(The spoken version shall take precedence)
Ladies and gentlemen,
Good morning. I am delighted to see you all here in beautiful Bergen: the city between the seven mountains and the gateway to the fjords.
Today, King Harald of Norway – my godfather – reigns from Oslo. But looking out at the majestic North Sea, it is easy to understand why this was once the home of Norway’s kings. And why it is still the capital of Norway’s aquaculture and fishing industry – as well as a centre for the shipping, oil, and tourism industries.
Indeed, Bergen depends on the sea for its livelihood. But then again, don’t we all?
Ladies and gentlemen. It has been two and a half years since I had the pleasure to participate in the first Keystone Dialogue, in November 2016. In the Maldives, you made me very happy by demonstrating your willingness to take on the challenge of ocean stewardship.
Since then, we have met again in May 2017 and September of 2018 for continued dialogue and progress.
I have seen SeaBOS develop and mature, with increasing abilities and confidence to act. Increasing global recognition of SeaBOS is mirrored by growing expectations on all of you.
It has been two and a half most interesting and rewarding years. Old challenges, like ensuring transparency and eliminating illegal fishing or human rights abuses remain relevant. And new challenges, like antibiotics, or plastic pollution, are mobilizing an increasing general awareness of the issues at stake.
And I have also, with great pride, spoken to diverse audiences about SeaBOS and its progress, since I very much believe in your efforts.
I am particularly pleased that the keystone actor model, that SeaBOS has so successfully established, is attracting interest in itself. Even from leading actors like the United Nations Global Compact Initiative.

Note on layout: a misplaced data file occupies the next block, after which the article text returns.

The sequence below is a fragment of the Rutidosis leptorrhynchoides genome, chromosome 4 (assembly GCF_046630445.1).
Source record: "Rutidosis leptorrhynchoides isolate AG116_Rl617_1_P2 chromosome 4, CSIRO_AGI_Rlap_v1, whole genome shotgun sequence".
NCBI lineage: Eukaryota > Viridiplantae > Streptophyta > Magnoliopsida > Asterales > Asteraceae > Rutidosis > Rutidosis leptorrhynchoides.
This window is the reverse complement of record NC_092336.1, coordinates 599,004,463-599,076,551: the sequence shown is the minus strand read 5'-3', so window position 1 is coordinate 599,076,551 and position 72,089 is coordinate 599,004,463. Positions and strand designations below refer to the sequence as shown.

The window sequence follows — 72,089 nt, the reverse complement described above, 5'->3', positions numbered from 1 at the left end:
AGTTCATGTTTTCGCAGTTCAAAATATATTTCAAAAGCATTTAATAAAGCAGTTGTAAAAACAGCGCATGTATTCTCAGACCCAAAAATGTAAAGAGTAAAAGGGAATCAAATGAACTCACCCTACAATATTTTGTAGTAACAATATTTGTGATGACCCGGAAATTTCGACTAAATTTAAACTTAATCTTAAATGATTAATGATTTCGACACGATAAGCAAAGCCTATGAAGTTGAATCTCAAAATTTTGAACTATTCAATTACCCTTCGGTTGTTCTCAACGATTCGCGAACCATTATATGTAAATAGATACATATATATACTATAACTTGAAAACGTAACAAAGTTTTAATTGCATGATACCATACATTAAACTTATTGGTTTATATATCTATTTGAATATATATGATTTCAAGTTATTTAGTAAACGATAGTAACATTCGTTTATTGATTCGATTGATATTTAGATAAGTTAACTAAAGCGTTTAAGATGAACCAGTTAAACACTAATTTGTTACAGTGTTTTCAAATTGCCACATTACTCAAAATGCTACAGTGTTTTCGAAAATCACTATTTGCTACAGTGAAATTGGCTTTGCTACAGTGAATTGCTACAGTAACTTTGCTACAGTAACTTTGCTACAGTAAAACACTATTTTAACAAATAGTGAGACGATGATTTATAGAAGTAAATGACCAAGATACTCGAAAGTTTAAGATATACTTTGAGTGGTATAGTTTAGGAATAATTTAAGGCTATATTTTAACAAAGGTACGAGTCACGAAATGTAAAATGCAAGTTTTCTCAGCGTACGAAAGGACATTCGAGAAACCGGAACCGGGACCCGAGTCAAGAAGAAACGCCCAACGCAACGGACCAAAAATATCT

Ladies and gentlemen. The keystone actor model is breaking new ground. And the global seafood industry now has a unique opportunity, to become a role model for other sectors that want to make the shift to sustainability.
And there is just one way to achieve this: We need to show leadership by delivering on the promises we have made. This is hard work – and we are only as strong as our weakest link. But it is necessary for proving that the model has merit.
Last week, on a visit to Vietnam, I had the opportunity to meet with some young pupils at a school in Hanoi. As an Advocate Alumni for the United Nations Sustainable Development Goals it was especially interesting to hear about their views on the future. Because when I asked them what was most important for them, they all said the same thing: sustainability and taking care of the planet.
In 2030, these adolescents will be young adults. The 2030 Agenda is a promise to them. But it is up to us to start fulfilling that promise – and to do it now.
So, let us make the most of these two days here in Bergen. Let us do everything we can to show the industry and the world that this is the way to make a real difference.
Ladies and gentlemen:
The Ocean needs you.
The world is watching.
It’s time to show results.